When The Waltons finally left prime time television, it was not the end of their story. NBC picked up the rights to the story—but ironically not to Jerry Goldsmith's theme song!—and broadcast three television movies in 1982: A Wedding on Waltons Mountain (Erin marries Paul Northridge), Mother's Day on Waltons Mountain (Mary Ellen sustains an injury that makes her unable to bear more children), and A Day for Thanks on Waltons Mountain.

There followed a long hiatus for the characters, and then the Walton story continued starting in 1993 as yet another series of television movies, this time back on CBS. Richard Thomas starred in these movies, with John-Boy, now working as a television writer and reporter, as a primary character.

In the first, A Walton Thanksgiving Reunion, it became obvious that continuity had been thrown to the wind. It was now "the turbulent early sixties," and a portion of the plot concerned the assassination of President John F. Kennedy. However, while the story had advanced 16 years from the end of the television series, the actors had only aged ten years. Elizabeth, having graduated high school in 1947, had just returned, in 1963, from a trip hitchhiking across Europe that she took in lieu of going to college (where the money came from to send her to Europe was never stated). During the movie she makes the decision to join the Peace Corps, but is present in the subsequent movies, A Walton Wedding (in which John-Boy marries Janet Gilchrist) and A Walton Easter, concerning the birth of John-Boy and Janet's first child. Also, in the last movie, set at the time of the moon landing in 1969, John and Olivia celebrate their fortieth wedding anniversary. This makes them married in 1929—just four years before The Homecoming takes place (which not only makes all the Walton children illegitimate but means Olivia gave birth to John Boy when she was age three!)!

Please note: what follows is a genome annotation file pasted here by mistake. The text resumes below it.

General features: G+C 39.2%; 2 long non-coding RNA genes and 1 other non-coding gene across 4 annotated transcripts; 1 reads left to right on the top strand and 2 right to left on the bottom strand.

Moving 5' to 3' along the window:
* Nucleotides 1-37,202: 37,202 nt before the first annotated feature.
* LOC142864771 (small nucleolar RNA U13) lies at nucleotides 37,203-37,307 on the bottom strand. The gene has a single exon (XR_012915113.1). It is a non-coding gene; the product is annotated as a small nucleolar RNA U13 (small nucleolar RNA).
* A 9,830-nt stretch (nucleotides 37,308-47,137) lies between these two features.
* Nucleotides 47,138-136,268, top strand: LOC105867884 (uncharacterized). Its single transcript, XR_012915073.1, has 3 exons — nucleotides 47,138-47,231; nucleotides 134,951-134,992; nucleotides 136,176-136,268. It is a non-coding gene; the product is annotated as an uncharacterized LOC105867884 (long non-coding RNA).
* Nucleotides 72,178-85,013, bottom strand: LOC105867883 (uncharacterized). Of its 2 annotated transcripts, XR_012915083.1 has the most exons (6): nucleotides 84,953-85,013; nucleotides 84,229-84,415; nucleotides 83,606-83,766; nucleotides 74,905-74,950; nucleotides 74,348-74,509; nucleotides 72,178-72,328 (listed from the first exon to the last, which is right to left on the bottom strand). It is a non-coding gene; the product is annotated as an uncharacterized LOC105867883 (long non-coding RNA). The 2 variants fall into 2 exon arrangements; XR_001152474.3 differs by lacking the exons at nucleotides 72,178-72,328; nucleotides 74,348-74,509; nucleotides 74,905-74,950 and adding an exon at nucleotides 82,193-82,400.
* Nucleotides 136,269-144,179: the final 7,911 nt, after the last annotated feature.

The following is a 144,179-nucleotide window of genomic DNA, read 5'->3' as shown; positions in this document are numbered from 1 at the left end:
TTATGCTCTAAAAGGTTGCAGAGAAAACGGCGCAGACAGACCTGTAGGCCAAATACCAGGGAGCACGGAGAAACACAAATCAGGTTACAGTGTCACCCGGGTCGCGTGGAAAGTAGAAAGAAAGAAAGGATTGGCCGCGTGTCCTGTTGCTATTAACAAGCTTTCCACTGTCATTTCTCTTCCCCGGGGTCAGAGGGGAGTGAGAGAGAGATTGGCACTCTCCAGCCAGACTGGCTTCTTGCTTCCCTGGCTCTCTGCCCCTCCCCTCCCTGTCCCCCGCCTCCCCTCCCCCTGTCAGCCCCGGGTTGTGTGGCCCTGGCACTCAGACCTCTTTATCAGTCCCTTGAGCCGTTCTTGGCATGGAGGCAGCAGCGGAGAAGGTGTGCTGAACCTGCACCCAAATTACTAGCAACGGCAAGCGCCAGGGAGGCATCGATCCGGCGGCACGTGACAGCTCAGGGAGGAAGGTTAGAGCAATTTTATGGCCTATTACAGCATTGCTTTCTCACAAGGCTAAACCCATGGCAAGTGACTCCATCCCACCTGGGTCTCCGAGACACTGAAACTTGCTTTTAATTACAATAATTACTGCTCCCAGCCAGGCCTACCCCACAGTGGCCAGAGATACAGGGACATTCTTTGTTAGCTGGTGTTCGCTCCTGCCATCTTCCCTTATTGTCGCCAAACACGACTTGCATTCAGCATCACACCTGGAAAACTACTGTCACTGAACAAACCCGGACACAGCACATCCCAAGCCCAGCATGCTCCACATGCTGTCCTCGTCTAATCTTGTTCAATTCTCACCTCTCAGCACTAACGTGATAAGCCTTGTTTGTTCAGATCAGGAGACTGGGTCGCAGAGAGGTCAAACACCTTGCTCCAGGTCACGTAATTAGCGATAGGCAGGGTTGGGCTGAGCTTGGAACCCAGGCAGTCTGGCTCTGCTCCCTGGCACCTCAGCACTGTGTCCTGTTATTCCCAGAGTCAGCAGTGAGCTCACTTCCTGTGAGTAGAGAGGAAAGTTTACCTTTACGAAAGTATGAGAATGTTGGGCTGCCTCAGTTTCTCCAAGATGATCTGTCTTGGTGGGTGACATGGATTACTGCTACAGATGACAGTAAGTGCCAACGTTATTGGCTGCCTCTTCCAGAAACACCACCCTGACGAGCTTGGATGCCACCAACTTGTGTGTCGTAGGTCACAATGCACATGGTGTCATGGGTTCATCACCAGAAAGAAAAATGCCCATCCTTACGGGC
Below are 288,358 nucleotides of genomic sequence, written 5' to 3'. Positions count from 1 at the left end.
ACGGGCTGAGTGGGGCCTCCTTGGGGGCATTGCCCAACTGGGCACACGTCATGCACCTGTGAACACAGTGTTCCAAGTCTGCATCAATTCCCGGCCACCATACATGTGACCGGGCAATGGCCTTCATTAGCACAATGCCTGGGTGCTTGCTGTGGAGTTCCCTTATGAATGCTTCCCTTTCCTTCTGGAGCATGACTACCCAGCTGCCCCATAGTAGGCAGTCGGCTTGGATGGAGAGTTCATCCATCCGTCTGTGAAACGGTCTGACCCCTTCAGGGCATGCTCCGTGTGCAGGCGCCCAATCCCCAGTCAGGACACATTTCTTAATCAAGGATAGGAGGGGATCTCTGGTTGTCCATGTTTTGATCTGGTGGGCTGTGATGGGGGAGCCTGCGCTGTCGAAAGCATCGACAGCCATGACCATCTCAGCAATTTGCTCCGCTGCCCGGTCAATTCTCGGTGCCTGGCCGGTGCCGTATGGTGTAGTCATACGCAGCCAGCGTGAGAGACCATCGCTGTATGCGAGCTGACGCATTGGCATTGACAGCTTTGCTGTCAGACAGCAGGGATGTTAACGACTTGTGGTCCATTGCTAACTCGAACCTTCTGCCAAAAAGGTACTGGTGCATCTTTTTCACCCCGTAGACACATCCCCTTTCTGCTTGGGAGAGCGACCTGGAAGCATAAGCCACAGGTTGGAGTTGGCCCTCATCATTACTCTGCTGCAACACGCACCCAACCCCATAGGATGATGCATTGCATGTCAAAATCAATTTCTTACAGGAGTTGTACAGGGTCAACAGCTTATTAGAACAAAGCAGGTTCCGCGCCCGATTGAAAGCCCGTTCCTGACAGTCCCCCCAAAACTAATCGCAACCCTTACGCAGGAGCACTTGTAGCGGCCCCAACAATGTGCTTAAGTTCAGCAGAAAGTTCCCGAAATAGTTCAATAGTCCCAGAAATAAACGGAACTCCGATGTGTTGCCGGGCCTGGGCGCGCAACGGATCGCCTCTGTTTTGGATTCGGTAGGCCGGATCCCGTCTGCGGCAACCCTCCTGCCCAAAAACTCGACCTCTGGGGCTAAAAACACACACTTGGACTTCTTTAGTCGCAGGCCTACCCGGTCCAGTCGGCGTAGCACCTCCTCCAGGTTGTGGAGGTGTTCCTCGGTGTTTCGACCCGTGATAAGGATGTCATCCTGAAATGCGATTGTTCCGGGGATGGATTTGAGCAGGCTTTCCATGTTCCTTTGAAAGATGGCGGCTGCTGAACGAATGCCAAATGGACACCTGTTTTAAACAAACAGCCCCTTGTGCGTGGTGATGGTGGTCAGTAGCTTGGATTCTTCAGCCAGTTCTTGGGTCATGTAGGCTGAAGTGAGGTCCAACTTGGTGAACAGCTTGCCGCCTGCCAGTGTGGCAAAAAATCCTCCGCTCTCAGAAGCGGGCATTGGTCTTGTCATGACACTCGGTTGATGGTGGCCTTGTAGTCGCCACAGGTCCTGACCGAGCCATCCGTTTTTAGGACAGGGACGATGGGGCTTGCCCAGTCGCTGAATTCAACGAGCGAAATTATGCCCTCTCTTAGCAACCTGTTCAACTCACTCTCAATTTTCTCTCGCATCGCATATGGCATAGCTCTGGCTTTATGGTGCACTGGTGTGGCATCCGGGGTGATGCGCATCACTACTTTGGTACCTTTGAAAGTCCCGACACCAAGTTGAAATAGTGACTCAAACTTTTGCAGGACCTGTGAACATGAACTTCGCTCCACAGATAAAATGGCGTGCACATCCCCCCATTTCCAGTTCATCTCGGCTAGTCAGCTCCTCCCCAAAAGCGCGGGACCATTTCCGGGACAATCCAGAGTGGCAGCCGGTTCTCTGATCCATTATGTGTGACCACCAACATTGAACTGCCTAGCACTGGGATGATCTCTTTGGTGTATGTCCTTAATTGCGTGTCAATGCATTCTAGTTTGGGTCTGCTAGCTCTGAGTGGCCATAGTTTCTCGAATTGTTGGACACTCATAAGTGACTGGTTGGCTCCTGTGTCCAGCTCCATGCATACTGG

In another laughable timeline mistake, both Grandma and the Baldwin sisters are present in A Walton Easter. If we are kind with estimating their ages in The Homecoming, set in 1932, at "around sixty," that means both the Baldwin ladies and Grandma are about 100 years old at the time of this last movie! (We could surmise that the ladies have been preserved by continual sips of "the Recipe," but how about Grandma, the teetotaller?)

Granted, inevitable—and understandable—changes had happened to some of the characters during the intervening years. Erin had been divorced from Paul after she discovered his infidelity, and was now teaching school. Jason and Toni had some rocky marital problems due to his trying to pursue a country music career (all their children were named after country-and-western singers, including Patsy Cline). Aimee Godsey (once again played by Rachel Longaker) returned to the fold on the outs from her mother after marrying a garage mechanic; Corabeth finally forgives her after Aimee gives birth to a daughter she names "Beth."

But big discrepancies also existed in other quarters. Mary Ellen and Curt's son John Curtis was completely forgotten in the CBS movies: Mary Ellen (who was supposed to not be able to have children after the Mother's Day accident) and Jonesy (whom we never saw; it was explained that he was serving in Vietnam) now had two children together, Clay and Katie. Somewhere between the final NBC movie and the first CBS movie, Ben and Cindy's daughter Virginia, "Ginny," had died, which was putting a great strain on their marriage. However, nowhere did we see Charley, the son that was born to them in one of the NBC movies. In more confusion, Peter Fox returns as the local minister, but now he's Reverend Mosely rather than Hank Buchanan.